Passed/Failed: An education in the life of Steve Wozniak, co-founder of Apple Computers
'I was shy and a social outcast'
Thursday 25 January 2007
Steve Wozniak, 56, founded the Apple Computer company, (which, now as Apple, has just unveiled its iPhone) with Steve Jobs, and designed the Apple I and II. He became a voluntary teacher and now runs his own company. His book, iWoz: From Computer Geek to Cult Icon: How I Invented the Personal Computer, Co-Founded Apple, and Had Fun Doing It came out at the end of last year.
I wear "geek" proudly but "nerd" is a better word for me. "Geek" applies to a technological person, but the kids at school weren't aware of the electronics I was doing at home with my friends. "Nerd" means someone who isn't good at talking socially.
I grew up in Sunnyvale, California, right in the heart of what everyone now calls Silicon Valley. I have very happy memories of cycling through fruit orchards to get to Serra School. It was a brand-new school and I was the first person to be sent home, ostensibly for throwing a rock at some girls; in fact, they threw dirt at me and I threw some back. I like to be first at doing things!
My teacher in fourth and fifth grades - when I was nine and 10 years old - told me that I was the brightest student and, at this stage, my self-image was very high as a result. At home I played with a lot of kids who had engineers for parents and we learnt how to connect microphones, speakers, buzzer alarms and flashing lights for house-to-house intercoms. We "electronics kids" would sneak out at two in the morning and put toilet paper on trees in people's yards.
At not quite 13 I went to Cupertino Junior High. I was, by this time, shy and a social outcast. I was building incredible computer projects. I built a 10-bit "adder-subtractor" with hundreds of transistors which was so advanced that it won an award at the Bay Area Science Fair; all the other winners were 17.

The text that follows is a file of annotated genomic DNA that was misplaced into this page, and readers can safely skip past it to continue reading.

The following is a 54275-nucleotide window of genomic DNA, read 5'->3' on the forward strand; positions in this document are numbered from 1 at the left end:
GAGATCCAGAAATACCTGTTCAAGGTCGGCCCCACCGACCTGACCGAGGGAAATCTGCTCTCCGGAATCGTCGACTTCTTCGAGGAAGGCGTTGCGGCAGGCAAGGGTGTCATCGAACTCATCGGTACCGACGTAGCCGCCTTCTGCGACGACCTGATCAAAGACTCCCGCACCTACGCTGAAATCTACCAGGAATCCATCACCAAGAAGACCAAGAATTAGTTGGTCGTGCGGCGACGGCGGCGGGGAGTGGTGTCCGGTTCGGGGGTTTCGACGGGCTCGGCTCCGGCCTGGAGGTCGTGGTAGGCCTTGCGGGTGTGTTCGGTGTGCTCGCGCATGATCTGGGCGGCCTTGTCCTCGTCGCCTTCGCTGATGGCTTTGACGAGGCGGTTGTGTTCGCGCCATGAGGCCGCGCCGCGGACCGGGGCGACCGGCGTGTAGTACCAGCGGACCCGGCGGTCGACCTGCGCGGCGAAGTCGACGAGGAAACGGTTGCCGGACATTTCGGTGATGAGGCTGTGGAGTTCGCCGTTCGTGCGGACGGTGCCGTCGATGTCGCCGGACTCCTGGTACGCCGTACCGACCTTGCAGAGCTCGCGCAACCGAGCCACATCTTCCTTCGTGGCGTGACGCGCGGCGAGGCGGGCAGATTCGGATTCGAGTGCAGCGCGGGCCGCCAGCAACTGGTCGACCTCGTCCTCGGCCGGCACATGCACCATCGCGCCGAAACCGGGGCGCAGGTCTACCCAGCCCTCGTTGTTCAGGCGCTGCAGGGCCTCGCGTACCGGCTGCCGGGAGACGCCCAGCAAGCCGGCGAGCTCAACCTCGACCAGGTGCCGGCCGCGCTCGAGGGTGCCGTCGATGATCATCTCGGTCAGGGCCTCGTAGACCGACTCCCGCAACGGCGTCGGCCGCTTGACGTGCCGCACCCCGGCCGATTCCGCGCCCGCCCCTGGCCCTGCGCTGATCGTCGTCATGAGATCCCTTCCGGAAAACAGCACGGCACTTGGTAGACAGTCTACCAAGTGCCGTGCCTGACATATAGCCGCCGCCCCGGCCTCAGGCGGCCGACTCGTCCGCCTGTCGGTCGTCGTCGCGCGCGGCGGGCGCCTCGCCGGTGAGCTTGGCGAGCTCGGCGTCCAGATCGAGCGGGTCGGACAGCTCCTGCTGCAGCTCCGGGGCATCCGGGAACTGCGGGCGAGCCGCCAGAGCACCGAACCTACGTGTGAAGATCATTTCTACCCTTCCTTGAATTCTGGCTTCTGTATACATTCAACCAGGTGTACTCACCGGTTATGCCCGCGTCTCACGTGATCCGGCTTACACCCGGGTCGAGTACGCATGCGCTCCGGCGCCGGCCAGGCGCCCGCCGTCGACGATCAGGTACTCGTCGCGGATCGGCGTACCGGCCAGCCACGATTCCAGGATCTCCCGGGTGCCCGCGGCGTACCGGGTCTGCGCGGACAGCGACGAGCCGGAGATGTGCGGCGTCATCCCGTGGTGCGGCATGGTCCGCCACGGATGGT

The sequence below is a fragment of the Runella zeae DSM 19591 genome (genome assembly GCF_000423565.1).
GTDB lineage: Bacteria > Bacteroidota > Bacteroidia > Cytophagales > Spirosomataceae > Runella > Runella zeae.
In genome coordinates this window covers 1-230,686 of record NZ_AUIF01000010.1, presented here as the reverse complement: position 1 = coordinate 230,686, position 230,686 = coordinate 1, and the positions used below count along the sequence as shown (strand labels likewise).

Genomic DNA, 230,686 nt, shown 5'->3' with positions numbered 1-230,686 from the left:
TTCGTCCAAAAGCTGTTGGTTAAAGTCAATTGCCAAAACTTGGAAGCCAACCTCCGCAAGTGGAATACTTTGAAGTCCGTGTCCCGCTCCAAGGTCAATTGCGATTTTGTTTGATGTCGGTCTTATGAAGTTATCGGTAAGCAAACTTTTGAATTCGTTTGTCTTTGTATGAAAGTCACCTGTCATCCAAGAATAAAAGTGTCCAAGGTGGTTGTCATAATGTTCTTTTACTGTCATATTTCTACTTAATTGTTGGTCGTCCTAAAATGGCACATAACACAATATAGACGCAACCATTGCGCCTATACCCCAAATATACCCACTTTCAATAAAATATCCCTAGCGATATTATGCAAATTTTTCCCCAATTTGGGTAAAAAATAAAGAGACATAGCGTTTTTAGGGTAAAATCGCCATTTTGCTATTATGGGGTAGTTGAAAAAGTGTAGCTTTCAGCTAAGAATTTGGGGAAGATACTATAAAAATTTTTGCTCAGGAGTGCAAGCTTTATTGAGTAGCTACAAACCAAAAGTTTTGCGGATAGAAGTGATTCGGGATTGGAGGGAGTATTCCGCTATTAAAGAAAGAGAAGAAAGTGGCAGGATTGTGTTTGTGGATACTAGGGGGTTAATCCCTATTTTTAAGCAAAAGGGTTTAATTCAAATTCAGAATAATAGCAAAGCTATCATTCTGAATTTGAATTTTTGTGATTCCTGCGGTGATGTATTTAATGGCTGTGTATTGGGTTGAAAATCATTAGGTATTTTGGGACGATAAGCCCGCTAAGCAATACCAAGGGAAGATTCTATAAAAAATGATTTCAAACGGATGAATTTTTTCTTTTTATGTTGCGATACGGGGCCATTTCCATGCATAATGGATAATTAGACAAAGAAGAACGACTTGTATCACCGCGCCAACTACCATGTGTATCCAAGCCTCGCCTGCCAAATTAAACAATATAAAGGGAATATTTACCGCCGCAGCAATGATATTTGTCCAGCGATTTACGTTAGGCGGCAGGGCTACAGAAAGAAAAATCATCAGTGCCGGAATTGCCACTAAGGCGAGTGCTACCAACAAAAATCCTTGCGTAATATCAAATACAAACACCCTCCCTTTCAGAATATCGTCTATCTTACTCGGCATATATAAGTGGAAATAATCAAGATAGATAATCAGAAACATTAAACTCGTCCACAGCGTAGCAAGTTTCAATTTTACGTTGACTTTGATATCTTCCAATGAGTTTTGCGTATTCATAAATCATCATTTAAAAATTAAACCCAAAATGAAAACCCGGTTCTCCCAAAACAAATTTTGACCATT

At Homestead High School the shyness remained. I was the top student in maths and known as an electronics genius. A teacher found an outlet for me, Sylvania, a company where an engineer made time for me on one of their computers. Every weekend I designed computers - on paper. I would design computers that existed but I would do it with fewer parts. I kept trying to come up with tricks that no other human being had ever done.
In the US, we had virtually no college courses in computers for undergraduates. At 18 I enrolled at the University of Colorado in Boulder and took a graduate-level course. I wrote long programmes which ran my class five times over its annual budget for computer time - many times my tuition money. I was afraid they would charge me and, as my parents had told me they would only pay for one year at Boulder, I didn't try to go back. I lived for a year with my parents, attending De Anza Community College, then headed off to my third year of college, at Berkeley, which was excellent and a lot cheaper than Colorado. Even though I was only a junior, I took graduate courses in computer software and hardware. I was still very shy. I didn't think I would have a girlfriend or get married but would more or less have fun with my electronics.
I started working to earn money for my fourth [final] year and didn't go back to Berkeley, but got an important job as a designer of calculator chips at Hewlett Packard and started Apple with Steve Jobs.
After nine years I was in a plane crash and was out of the Apple office for five weeks. I realised it had been 10 years since my third year of college and that if I didn't go back now, I probably never would. I left Apple and went back to Berkeley. They have a procedure for people who are well-known and want to use a different name: I was Rocky Raccoon Clark. I got married and we bought a castle of a house - with the house number of 21435. I liked that number mathematically because it had the first five digits appear exactly once.
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